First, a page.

LAFF 2014

LAFF 2014

Criminals are usually thought of as hardened lawbreakers, but shows like Orange is the New Black have started painting a different picture of those put behind bars. While the show is based on the real life experiences of former inmate, Piper Kerman, Orange is the New Black is a fictionalized series. However Darius Monroe’s documentary, Evolution of a Criminal, is an unflinchingly honest exploration that shows how one bad choice can affect not just the life of the criminal, but everyone around them.

Monroe is able to peel back the curtain in such a revealing way because the criminal he is exploring – is himself.

Monroe did not have a troubled childhood or a strained relationship with his family – the problem was he cared too much. After realizing the true financial burden his family was facing, Monroe dedicated himself to being a good student with his eyes on college and a part-time job to help with the family finances. But after his family’s home was burglarized, Monroe decided on a different way to get his family out of their growing debt – robbing a bank.

Evolution of a Criminal quickly turns stereotypes and misconceptions on their head by showing that Monroe was not a kid running with a bad crowd – he simply made a terrible choice that changed the course of his life forever. As the film’s narrator, Monroe does not hold back as he interviews his family and friends to get their perspective on his arrest and in doing so, reveals just how much pain and anguish his decision caused those around him.

But it is Monroe’s attempt to atone and apologize to his victims that are Evolution of a Criminal‘s most compelling portions. Monroe is clearly an intelligent and charismatic young man, but these are the exact traits that made him think he could get away with such a crime. Most criminals do not take the time to go back and apologize to their victims, and this simple act elicits some of the film’s most surprising (and honest) moments.

While Monroe does not expand much on his time behind bars, it is clear the five years he spent in jail had a major impact on his life. Rather than becoming bitter, Monroe used the time to work towards becoming a filmmaker so he could tell his story. Now a graduate of NYU, some of Evolution of a Criminal’s best and most amusing moments come from his professor’s reactions to finding out what his documentary is about. But more affecting is hearing how their impression of Monroe would have been different if they had known about his past indiscretions.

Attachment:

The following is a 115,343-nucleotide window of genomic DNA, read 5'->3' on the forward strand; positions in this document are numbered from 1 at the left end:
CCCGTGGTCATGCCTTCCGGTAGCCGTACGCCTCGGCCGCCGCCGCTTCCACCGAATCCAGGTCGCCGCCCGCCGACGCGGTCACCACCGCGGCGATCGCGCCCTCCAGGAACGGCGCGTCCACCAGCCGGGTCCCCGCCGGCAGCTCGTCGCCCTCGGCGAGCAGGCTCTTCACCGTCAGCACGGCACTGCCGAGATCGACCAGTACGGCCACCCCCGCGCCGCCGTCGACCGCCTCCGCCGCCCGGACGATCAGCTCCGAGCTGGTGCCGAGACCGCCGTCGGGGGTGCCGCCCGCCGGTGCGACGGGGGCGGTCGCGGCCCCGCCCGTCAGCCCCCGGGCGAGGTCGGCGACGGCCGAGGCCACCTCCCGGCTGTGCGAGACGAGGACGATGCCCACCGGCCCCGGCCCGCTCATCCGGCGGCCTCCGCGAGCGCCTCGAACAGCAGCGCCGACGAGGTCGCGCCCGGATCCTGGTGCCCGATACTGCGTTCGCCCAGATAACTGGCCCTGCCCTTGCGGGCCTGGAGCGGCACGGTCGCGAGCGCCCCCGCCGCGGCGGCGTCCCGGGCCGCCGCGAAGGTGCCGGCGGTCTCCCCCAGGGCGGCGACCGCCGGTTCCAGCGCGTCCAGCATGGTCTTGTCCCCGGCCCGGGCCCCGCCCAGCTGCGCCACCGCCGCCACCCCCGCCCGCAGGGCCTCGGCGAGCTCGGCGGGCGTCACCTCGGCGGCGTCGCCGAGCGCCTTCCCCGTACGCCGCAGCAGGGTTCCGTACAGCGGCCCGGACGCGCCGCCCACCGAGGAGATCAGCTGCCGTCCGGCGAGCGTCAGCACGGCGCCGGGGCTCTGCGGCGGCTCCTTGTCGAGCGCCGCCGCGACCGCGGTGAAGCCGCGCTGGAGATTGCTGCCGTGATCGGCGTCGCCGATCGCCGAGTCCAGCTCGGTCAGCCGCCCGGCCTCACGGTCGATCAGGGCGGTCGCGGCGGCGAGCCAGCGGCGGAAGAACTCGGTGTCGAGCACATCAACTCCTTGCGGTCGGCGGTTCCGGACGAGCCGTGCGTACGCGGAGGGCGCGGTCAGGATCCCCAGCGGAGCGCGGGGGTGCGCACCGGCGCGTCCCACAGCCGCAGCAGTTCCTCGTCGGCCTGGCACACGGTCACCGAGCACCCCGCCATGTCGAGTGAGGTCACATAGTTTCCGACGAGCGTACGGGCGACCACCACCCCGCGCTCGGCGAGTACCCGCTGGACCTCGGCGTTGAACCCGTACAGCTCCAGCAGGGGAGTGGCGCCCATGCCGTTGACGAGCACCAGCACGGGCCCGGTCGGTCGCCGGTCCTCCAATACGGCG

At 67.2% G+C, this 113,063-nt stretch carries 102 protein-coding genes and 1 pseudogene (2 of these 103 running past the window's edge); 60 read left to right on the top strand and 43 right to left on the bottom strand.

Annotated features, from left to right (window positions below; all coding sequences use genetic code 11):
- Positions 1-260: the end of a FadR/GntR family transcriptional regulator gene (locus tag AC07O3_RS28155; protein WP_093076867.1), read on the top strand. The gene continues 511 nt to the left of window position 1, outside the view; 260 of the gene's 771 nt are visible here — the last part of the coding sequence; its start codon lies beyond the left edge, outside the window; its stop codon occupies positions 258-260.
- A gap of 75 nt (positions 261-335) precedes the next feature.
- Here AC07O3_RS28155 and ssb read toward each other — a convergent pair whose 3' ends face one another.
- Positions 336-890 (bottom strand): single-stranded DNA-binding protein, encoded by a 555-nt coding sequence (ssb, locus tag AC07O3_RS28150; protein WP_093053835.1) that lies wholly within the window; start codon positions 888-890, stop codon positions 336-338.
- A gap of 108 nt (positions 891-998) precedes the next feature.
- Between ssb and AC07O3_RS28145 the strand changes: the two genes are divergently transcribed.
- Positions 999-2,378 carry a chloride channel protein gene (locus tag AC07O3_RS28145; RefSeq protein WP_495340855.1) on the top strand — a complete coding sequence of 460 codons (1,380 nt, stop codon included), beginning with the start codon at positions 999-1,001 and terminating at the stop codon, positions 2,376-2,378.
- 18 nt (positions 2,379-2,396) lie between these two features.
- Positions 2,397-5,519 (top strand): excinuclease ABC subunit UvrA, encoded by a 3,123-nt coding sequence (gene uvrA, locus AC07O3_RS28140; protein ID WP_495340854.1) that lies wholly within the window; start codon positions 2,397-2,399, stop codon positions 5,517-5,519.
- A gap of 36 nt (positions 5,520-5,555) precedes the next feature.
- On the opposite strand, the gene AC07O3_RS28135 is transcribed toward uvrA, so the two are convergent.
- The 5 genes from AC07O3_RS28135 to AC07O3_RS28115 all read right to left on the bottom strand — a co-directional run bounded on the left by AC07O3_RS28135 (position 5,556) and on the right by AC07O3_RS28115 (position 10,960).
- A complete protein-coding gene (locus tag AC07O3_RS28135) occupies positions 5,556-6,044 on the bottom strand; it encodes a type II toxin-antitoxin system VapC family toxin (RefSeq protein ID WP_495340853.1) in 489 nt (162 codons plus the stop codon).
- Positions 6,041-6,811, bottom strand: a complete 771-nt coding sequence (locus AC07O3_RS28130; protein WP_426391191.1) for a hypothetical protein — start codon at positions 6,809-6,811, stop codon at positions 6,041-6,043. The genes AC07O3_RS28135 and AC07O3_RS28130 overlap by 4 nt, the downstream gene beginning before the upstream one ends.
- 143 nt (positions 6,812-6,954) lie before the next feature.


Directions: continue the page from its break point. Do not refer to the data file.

Emotions run high throughout the film, but it is when Monroe recalls being in prison alongside those his own age (but facing life sentences) that is the most poignant. Despite their seemingly hopeless future, Monroe notes how these prisoners were still full of hope and making plans for their future. This resilience and determination clearly inspired Monroe and taught him that second chances do not happen for everyone.

The film’s one misstep is when Monroe takes viewers through the the robbery he orchestrated utilizing reenactments (portrayed by Darius E. ClarkVladimi Versailles, and Jeremie Harris). While the reenactments certainly work to take you into the heat of the moment, they slow down the momentum of the film and take away from the brutal honesty and realism Monroe has created up to that point.

It is clear Monroe made Evolution of a Criminal as a way to show people that criminals are not all the same and people can change. A lofty goal for a film created and narrated by someone people may not think to trust, but a feat Monroe accomplishes thanks to his brutal honesty and ability to not only hear the truth, but come face-to-face with those he wronged. Evolution of a Criminal is certainly a personal story for Monroe, but it is also an important one as it challenges perceptions of criminals and what it really means to try and move past the stigma of being one.

The Upside: Monroe succeeds as both Evolution of a Criminal‘s subject and director; well constructed narrative that explores the film’s thesis without painting Monroe as a martyr; powerful interviews played for honesty rather than sympathy

The Downside: Reenactments slow pace and slightly hinder the overall impact of the narrative

On the Side: Spike Lee, another filmmaker not afraid to take on difficult topics, is noted as one of the film’s producers.

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